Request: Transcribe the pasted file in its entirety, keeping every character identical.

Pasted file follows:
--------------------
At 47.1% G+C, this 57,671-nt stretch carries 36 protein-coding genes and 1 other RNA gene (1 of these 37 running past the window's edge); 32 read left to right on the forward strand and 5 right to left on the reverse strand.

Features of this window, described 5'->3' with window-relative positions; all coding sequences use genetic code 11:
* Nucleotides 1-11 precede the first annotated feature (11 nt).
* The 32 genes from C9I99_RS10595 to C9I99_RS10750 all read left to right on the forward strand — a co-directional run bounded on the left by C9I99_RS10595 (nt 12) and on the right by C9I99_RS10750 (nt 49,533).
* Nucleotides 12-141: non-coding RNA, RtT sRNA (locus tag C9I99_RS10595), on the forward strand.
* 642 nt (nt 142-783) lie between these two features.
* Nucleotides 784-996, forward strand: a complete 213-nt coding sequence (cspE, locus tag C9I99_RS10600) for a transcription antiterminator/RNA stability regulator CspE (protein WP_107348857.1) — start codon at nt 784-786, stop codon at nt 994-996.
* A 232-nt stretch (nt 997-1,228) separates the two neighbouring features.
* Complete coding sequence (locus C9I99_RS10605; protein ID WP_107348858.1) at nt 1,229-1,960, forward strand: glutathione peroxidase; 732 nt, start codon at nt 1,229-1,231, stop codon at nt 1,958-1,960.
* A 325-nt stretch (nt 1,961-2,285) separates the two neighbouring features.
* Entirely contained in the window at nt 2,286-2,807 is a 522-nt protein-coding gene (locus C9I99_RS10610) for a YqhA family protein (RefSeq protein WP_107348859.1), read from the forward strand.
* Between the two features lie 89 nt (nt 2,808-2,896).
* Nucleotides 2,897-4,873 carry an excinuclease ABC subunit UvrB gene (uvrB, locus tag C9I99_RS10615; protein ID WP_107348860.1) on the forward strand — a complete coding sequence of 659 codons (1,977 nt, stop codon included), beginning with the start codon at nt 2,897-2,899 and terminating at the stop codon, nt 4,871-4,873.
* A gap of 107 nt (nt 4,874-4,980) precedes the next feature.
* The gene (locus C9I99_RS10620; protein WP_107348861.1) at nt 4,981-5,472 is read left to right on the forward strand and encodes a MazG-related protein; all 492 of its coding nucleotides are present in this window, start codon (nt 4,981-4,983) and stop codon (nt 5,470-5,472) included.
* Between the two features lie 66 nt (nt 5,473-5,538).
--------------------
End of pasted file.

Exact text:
At 47.1% G+C, this 57,671-nt stretch carries 36 protein-coding genes and 1 other RNA gene (1 of these 37 running past the window's edge); 32 read left to right on the forward strand and 5 right to left on the reverse strand.

Features of this window, described 5'->3' with window-relative positions; all coding sequences use genetic code 11:
* Nucleotides 1-11 precede the first annotated feature (11 nt).
* The 32 genes from C9I99_RS10595 to C9I99_RS10750 all read left to right on the forward strand — a co-directional run bounded on the left by C9I99_RS10595 (nt 12) and on the right by C9I99_RS10750 (nt 49,533).
* Nucleotides 12-141: non-coding RNA, RtT sRNA (locus tag C9I99_RS10595), on the forward strand.
* 642 nt (nt 142-783) lie between these two features.
* Nucleotides 784-996, forward strand: a complete 213-nt coding sequence (cspE, locus tag C9I99_RS10600) for a transcription antiterminator/RNA stability regulator CspE (protein WP_107348857.1) — start codon at nt 784-786, stop codon at nt 994-996.
* A 232-nt stretch (nt 997-1,228) separates the two neighbouring features.
* Complete coding sequence (locus C9I99_RS10605; protein ID WP_107348858.1) at nt 1,229-1,960, forward strand: glutathione peroxidase; 732 nt, start codon at nt 1,229-1,231, stop codon at nt 1,958-1,960.
* A 325-nt stretch (nt 1,961-2,285) separates the two neighbouring features.
* Entirely contained in the window at nt 2,286-2,807 is a 522-nt protein-coding gene (locus C9I99_RS10610) for a YqhA family protein (RefSeq protein WP_107348859.1), read from the forward strand.
* Between the two features lie 89 nt (nt 2,808-2,896).
* Nucleotides 2,897-4,873 carry an excinuclease ABC subunit UvrB gene (uvrB, locus tag C9I99_RS10615; protein ID WP_107348860.1) on the forward strand — a complete coding sequence of 659 codons (1,977 nt, stop codon included), beginning with the start codon at nt 2,897-2,899 and terminating at the stop codon, nt 4,871-4,873.
* A gap of 107 nt (nt 4,874-4,980) precedes the next feature.
* The gene (locus C9I99_RS10620; protein WP_107348861.1) at nt 4,981-5,472 is read left to right on the forward strand and encodes a MazG-related protein; all 492 of its coding nucleotides are present in this window, start codon (nt 4,981-4,983) and stop codon (nt 5,470-5,472) included.
* Between the two features lie 66 nt (nt 5,473-5,538).